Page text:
It may be impossible to focus minds on football after the horrors that descended upon the Togo national team on Friday, but that is the agenda Ivory Coast striker Didier Drogba is doing his best to promote as the African Cup of Nations kicks contentiously into gear.
Togo coach Hubert Velud has been among those suggesting football authorities should call-off the continent's showpiece tournament following the machine gun attack that led to the inevitable withdrawal of Emmanuel Adebayor's Togo on Sunday, yet Chelsea striker Drogba believes the moment has come for Africa's football family to unite.
The sporting battles scheduled for Angola will need to be an electrifying spectacle if they are to lift the dark cloud currently hovering over the event, with news that the death toll in the terror attack had risen to three heightening the sense of shock that has descended on the sporting public.
However, Drogba is urging the African football community to put on a show to remember in the African Cup of Nations and with the World Cup finals a matter of months away, he believes his Ivory Coast side are capable of putting the continent on the sporting map like never before.
"People have an opinion of Africa and it is not so good, but we have to let sport unite us all," says Drogba. "They see us as being behind the rest of the world in financial and in sporting terms, but this year give us a chance to show people a different Africa.
"Africa has some problems, we all know that, but we all have a chance to make 2010 the special year that puts this continent on the sporting map forever. We have this Africa Cup of Nations and then there is the big prize of the World Cup.
"All of us in the Ivory Coast squad believe we can create history and becomes the first African team to win the World Cup. There is no outstanding favourite for the tournament and we also have the massive advantage of playing in Africa this time. In the past, it's always been a story of so close for African teams, but now we have players who are proven at the top level of the game and they have the experience to compliment their talent. The Ivory Coast are ready to be winners at last.
"Just imagine what it would mean to the people in our country and to the whole of Africa if we won the World Cup. It would be one of the greatest sporting moments of them all and we can be the heroes who make it happen. This is our chance of a lifetime.
"First we have to prove we are the best in the African Cup of Nations and as this will be the last time I play in this competition, I have to avoid the pain of not winning it once in my career. I will sweat from every pour to make it happen."
Drogba's confidence in his Ivory Coast side is backed up by their tag as favourites, with fellow Chelsea star Salomon Kalou, Arsenal's Emmanuel Eboue and the Toure brothers of Kolo (Manchester City) and Yaya (Barcelona) giving them with a powerful depth of talent.
Yet the facts don't support Drogba's boasts that they are the dominant African force as the last two editions of the Nations Cup have seen the Ivorians fail to live up to their billing, with their semi-final defeat against Egypt two years back exposing their tendency to freeze at the big moment.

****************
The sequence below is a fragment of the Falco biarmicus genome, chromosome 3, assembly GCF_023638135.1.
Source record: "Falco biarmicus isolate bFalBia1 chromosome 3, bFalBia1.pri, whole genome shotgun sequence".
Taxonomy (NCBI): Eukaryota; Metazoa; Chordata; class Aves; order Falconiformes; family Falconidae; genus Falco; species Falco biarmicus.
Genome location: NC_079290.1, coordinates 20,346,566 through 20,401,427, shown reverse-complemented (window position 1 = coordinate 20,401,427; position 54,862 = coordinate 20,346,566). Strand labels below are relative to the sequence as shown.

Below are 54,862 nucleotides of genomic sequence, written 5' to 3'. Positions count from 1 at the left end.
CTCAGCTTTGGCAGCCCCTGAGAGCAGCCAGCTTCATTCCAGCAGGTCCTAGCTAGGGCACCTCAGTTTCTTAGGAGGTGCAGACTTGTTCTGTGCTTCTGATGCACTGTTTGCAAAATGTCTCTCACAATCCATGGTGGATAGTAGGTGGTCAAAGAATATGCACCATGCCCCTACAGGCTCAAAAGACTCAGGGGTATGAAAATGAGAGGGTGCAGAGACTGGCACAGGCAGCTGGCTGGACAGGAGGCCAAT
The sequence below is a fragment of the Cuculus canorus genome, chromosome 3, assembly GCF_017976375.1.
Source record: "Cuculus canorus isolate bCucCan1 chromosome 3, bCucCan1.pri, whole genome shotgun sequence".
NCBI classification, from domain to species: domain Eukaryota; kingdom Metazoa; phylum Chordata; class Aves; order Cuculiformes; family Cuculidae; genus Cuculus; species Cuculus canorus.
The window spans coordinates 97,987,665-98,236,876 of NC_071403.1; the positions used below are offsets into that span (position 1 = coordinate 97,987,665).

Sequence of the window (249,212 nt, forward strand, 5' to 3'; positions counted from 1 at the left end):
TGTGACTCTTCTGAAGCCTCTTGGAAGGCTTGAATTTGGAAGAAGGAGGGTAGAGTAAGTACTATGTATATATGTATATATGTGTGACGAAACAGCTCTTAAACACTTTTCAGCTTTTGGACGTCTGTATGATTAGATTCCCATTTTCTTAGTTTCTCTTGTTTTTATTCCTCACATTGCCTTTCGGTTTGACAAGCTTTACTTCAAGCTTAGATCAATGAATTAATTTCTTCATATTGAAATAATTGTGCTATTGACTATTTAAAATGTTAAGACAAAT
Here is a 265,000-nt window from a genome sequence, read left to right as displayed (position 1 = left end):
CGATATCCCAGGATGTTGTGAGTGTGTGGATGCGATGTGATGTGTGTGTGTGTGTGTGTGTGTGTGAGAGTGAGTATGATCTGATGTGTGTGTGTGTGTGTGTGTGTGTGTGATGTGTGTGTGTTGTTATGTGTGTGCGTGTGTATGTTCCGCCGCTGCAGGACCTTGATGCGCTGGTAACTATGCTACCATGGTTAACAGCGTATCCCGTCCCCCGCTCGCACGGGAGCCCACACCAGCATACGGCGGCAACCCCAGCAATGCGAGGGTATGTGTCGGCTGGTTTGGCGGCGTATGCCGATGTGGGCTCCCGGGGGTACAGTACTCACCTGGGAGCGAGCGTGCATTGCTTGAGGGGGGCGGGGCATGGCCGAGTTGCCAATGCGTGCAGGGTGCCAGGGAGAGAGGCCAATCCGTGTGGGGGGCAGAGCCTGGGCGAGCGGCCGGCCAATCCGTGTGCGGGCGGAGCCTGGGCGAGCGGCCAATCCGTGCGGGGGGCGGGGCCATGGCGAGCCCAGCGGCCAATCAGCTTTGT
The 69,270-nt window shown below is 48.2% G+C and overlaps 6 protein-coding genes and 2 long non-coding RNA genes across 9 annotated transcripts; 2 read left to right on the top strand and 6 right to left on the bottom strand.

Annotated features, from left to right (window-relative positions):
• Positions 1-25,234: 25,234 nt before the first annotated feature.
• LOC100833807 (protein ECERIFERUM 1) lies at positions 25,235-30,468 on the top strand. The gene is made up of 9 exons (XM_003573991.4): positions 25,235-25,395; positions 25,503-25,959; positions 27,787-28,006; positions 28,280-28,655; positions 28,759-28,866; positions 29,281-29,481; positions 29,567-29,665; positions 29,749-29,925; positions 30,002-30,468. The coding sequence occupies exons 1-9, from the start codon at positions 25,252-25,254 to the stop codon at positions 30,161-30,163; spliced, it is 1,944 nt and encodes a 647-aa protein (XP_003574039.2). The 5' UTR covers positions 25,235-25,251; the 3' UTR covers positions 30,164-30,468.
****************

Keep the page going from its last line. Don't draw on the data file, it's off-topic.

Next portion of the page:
Some 18 years have passed since the team known as the Elephants triumphed in the African championships and their challenge this time has not been made any easier by a group draw that sees Drogba preparing for a meeting with second favourites Ghana, who will be led by his Chelsea pal Michael Essien.
"Our team has been in development for a long time and now the Ivory Coast needs to prove we are ready. We are all proud to represent a nation where the people do not have the good fortune all of us in the team have enjoyed in our lives and it is important that we help to make our people happy.
"I know some Chelsea fans who don't understand why we go away in January every couple of years, but we cannot let our country down. It's not perfect to leave in the middle of the Premier League season, but the organisers insist it is like this."
Drogba's positive words cannot disguise the damage the attack on the Togo team bus has done to the image of African football, with question marks over the continent's ability to stage this summer's World Cup bound to be raised in the coming months.
South Africa will be better equipped to stage a major event when compared to the troubled outpost of Angola, but there are still grave concerns over the safety of spectators preparing to visit crime hotspots such as Johannesburg this summer.
After numerous reporters covering the Confederations Cup in South Africa last summer were victims of muggings and car-jackings, many came to the conclusion that the World Cup will provide a jamboree for the criminals who recklessly tarnish the country's beautiful landscape.
While security is bound to be tightened around all the competing teams after the events in Angola this week, the spectators dreaming of a holiday of a lifetime at South Africa 2010 need to act with common sense to ensure their holiday of a lifetime does not turn into a nightmare this June.
It would be a tragedy if the biggest stories of the World Cup finals took place away from the football pitches of South Africa, though the events of the last few days have reminded us all that bringing the game's ultimate competition to a continent still in its development phase can only be viewed as a gamble for all concerned.